Dark tourism is the act of travel and visitation to sites, attractions and exhibitions which have real or recreated death, suffering or the seemingly macabre as a main theme. This is not a new phenomenon. For many years now dark tourism has been part of our fascination, dating back to the pilgrims. Now however we seek it for very different reasons. Most recently ‘Ground Zero’ in America, marking the collapse of the twin towers, has become an essential part of the ever expanding dark tourism sector.

Original article: Dark Tourism: A Fine Line Between Curiosity and Exploitation by The Travelzine for today’s Vagabond , Tuesday Edition / October 28, 2008

Essay by David Ekesong
Master in Tourism Destination Management student 2008/2009

The article refers to different types of tourism that may be categorized as dark tourism. The different types of dark tourism include Grief Tourism which is a kind of sightseeing that many of us have been doing naturally for years. Basically, you can define grief tourism as being when you travel somewhere to visit a scene of some tragic event; Disaster Tourism refers to an onslaught of visitors following some kind of natural disaster, such as those visiting south-east Asia following the 2004 tsunami crisis, or people travelling to New Orleans to see the aftermath of Hurricane Katrina, are both examples of disaster tourism; Poverty Tourism which usually features tours to slum areas and poverty stricken towns; Suicide Tourism Which  generally takes two forms. The first involves people travelling to a particular destination with the intention of committing suicide, often by jumping from a famous landmark. Statistics prove that a significant proportion of suicide cases at well-known tourist attractions are tourists, although it’s not clear whether their trip was planned around this.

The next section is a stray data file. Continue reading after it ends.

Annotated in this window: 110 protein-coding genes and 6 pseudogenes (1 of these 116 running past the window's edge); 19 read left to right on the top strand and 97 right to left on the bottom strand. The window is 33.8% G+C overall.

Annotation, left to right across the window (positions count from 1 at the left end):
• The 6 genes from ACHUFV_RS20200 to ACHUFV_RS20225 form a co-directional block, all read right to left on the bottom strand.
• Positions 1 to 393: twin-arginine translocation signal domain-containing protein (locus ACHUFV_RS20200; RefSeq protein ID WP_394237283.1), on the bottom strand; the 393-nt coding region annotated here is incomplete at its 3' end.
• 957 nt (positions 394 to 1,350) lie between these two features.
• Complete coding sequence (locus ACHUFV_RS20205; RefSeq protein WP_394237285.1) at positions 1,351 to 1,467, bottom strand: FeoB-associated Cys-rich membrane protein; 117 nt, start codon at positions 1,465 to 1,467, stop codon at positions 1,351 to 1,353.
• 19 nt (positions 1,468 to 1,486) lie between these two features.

A second form of suicide tourism takes into account the various laws related to euthanasia in different countries. For example, in several European countries like Belgium, the Netherlands and Switzerland, active euthanasia is not illegal, and terminally-ill people sometimes travel there to end their life legally; Doomsday Tourism which has to do with the belief that the end of the world is coming,  Or at the very least, the end of certain tourist attractions is coming. Doomsday tourism refers to the thinking that you should hurry up and visit particular places which are under threat, usually as a result of environmental problems and globing warming.

While I have nothing against those who get involved in one form of dark tourism or another, I find it rather ironic that tourism which contributes enormously to emissions and thus global warming still grows in the wake of its own impact. In other words, the notion of global warming being a tourism attraction while tourism itself is contributing to the global warming phenomena is not only preposterous  but outrageous to say the least.